Our goal in this paper is to show some tighter upper bounds for the largest Z-eigenvalue of a nonnegative tensor. In section “Main results”, some new upper bounds for the largest Z-eigenvalue are obtained, which are tighter than the results in Theorems 1–5 (Chang et al. 2013; Song and Qi 2013; He and Huang 2014; Li et al. 2015; He 2016).

## Main results

In this section, we consider some new upper bounds for the largest Z-eigenvalue of a nonnegative tensor.

A tensor $$\mathcal {A}$$ is called weakly symmetric if the associated homogeneous polynomial $$\mathcal {A}x^m$$ satisfies

\begin{aligned} \nabla \mathcal {A}x^m=m\mathcal {A}x^{m-1}. \end{aligned}

This concept was first introduced and used by Chang et al. (2013) for studying the properties of Z-eigenvalue of nonnegative tensors and presented the following Perron-Frobenius Theorem for the Z-eigenvalue of nonnegative tensors.

### Lemma 1

Suppose that $$\mathcal {A}=(a_{i_1i_2 \ldots i_m}) \in {\mathbb{R}}_+^{[m,n]}$$ is an irreducible weakly symmetric tensor, then the spectral radius $$\rho (\mathcal {A})$$ is a positive Z-eigenvalue with a positive Z-eigenvector.

Based on the lemma, we give our main results as follows.

### Theorem 6

Suppose that $$\mathcal {A}=(a_{i_1i_2 \ldots i_m}) \in {\mathbb{R}}_+^{[m,n]}$$ is an irreducible weakly symmetric tensor. Then

\begin{aligned} \rho (\mathcal {A}) \le \max \limits _{i\in N} \min \limits _{j\in N,j\ne i}\frac{1}{2}\left\{ a_{i\ldots i}+a_{j\ldots j}+r_i^j(\mathcal {A})+\Theta _{i,j}^{\frac{1}{2}}(\mathcal {A})\right\} , \end{aligned}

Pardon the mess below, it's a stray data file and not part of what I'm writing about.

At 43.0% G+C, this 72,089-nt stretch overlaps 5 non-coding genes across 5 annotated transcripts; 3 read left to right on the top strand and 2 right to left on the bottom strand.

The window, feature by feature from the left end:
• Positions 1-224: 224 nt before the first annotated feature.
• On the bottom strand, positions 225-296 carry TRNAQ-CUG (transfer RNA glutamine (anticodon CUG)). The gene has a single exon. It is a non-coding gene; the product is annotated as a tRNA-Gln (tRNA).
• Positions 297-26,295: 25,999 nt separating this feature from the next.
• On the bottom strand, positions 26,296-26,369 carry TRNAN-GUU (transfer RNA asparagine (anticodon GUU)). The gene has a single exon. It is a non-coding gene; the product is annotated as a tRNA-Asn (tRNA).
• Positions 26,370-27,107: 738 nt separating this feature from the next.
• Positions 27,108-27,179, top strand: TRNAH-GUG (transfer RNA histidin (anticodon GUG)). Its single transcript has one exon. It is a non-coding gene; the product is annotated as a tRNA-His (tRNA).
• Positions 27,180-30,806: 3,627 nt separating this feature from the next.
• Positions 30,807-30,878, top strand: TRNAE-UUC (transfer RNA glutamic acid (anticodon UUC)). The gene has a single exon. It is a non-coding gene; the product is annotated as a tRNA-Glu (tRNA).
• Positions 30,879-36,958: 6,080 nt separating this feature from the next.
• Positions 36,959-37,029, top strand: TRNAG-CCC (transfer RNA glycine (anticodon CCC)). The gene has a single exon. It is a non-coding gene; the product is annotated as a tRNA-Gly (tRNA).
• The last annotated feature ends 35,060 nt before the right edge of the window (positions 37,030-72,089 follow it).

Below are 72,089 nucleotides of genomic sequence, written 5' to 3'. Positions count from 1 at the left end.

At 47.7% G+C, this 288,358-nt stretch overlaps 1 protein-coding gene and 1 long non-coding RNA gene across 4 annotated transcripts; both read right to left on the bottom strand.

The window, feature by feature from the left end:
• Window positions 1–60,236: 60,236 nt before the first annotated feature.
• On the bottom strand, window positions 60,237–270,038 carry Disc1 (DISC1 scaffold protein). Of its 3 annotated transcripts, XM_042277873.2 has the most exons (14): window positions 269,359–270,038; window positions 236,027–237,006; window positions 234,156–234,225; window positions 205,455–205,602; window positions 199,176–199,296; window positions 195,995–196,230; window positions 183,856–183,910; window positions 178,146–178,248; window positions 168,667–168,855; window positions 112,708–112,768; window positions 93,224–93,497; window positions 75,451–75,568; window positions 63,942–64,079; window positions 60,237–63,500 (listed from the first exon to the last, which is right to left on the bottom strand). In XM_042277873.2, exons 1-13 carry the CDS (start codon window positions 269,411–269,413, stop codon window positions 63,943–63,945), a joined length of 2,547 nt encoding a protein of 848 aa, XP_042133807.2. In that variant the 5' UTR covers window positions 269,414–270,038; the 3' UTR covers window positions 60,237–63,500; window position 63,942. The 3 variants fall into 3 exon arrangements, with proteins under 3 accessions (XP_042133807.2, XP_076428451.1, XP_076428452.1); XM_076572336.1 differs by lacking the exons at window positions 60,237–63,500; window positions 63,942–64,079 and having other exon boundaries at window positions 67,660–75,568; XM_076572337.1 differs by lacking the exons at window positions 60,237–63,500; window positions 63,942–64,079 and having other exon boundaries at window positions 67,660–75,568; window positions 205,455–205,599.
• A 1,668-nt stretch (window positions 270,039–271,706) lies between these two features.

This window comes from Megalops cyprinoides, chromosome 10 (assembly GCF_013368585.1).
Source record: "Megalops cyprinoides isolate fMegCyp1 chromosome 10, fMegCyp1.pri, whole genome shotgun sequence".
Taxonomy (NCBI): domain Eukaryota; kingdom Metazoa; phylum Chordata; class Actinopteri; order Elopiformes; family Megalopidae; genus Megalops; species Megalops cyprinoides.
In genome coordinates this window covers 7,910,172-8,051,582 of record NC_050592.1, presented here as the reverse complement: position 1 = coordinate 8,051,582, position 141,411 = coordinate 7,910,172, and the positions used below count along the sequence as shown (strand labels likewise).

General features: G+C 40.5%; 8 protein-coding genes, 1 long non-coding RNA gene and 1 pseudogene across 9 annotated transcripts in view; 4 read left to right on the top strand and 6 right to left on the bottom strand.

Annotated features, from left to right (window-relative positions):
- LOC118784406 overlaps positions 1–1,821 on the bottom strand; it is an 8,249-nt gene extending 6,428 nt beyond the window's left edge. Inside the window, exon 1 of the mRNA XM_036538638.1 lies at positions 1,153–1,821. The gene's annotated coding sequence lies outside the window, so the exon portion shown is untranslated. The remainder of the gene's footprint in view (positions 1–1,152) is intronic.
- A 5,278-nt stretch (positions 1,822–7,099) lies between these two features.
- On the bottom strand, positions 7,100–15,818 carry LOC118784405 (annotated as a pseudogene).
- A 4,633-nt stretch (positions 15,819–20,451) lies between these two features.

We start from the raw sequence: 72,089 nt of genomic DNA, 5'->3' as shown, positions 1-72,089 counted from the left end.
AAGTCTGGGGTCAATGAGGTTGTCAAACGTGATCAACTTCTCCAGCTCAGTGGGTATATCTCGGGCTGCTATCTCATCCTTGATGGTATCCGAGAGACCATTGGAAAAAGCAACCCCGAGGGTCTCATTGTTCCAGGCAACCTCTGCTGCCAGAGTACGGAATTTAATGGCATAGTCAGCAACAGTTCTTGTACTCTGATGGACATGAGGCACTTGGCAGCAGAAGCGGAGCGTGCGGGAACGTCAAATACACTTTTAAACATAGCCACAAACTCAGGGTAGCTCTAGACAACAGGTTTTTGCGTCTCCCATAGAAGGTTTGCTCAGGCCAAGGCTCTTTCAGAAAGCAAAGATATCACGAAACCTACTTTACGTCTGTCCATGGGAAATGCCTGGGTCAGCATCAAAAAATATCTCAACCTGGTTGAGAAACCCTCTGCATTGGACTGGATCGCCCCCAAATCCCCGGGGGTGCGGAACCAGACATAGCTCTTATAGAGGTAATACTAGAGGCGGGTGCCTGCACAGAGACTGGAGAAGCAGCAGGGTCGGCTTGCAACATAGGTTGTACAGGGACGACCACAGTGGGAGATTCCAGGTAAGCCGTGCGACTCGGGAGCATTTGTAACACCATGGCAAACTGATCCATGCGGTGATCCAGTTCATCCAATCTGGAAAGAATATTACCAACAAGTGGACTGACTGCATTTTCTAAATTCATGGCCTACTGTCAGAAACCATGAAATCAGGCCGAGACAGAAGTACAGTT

where

\begin{aligned} \Theta _{i,j}(\mathcal {A})=\left( a_{i\ldots i}-a_{j\ldots j}+r_i^j(\mathcal {A})\right) ^2 + 4a_{ij\ldots j}r_j(\mathcal {A}). \end{aligned}

### Proof

First, Let $$x=(x_1,\ldots ,x_n)^T$$ be an Z-eigenvector of $$\mathcal {A}$$ corresponding to $$\rho (\mathcal {A})$$, that is,

\begin{aligned} \mathcal {A}x^{m-1} = \rho (\mathcal {A}) x, \end{aligned}
(6)

Assume $$0< x_t=\mathop {\max }\nolimits _{i \in N} x_i$$, then, for any $$s\ne t$$, by using $$x_t^{m-1}\le x_t$$, $$x_s^{m-1}\le x_s$$, we get

$$(\rho (\mathcal {A})-a_{t\ldots t}) x_t^{m-1} - a_{ts\ldots s}x_s^{m-1} \le \mathop{\mathop{\sum}\limits_{\delta _{ti_2\ldots i_m}= 0,}}\limits_{\delta _{si_2\ldots i_m}= 0} a_{ti_2\ldots i_m}x_{i_2}\ldots x_{i_m},$$
(7)
$$(\rho (\mathcal {A})-a_{s\ldots s}) x_s^{m-1} - a_{st\ldots t}x_t^{m-1} \le \mathop{\mathop{\sum}\limits _{\delta _{ti_2\ldots i_m}= 0,}}\limits_{\delta _{si_2\ldots i_m}= 0} a_{si_2\ldots i_m}x_{i_2}\ldots x_{i_m}.$$
(8)

From Corollary 4.10 in Chang et al. (2013), we have

\begin{aligned} \rho (\mathcal {A})- a_{i\ldots i} \ge 0, \quad i=1,\ldots ,n. \end{aligned}

Then, from (7) and (8), we obtain, we obtain

\begin{aligned} \left( {(\rho (\mathcal {A}) - a_{s \ldots s} )(\rho (\mathcal {A}) - a_{t \ldots t} ) - a_{st \ldots t} a_{ts \ldots s} } \right) x_t^{m - 1}&\le (\rho (\mathcal {A}) - a_{s \ldots s} )\mathop{\mathop{\sum}\limits _{\delta _{ti_2\ldots i_m} = 0,}}\limits_ {\delta _{si_2\ldots i_m}= 0} a_{ti_2\ldots i_m}x_{i_2}\ldots x_{i_m} \nonumber \\&+ a_{ts \ldots s} \mathop{\mathop{\sum}\limits _{\delta _{ti_2\ldots i_m}= 0,}}\limits_ {\delta _{si_2\ldots i_m}= 0} a_{si_2\ldots i_m}x_{i_2}\ldots x_{i_m}. \end{aligned}
(9)

Recalling that $$0< x_t=\mathop {\max}\nolimits _{i \in N} x_i$$, we have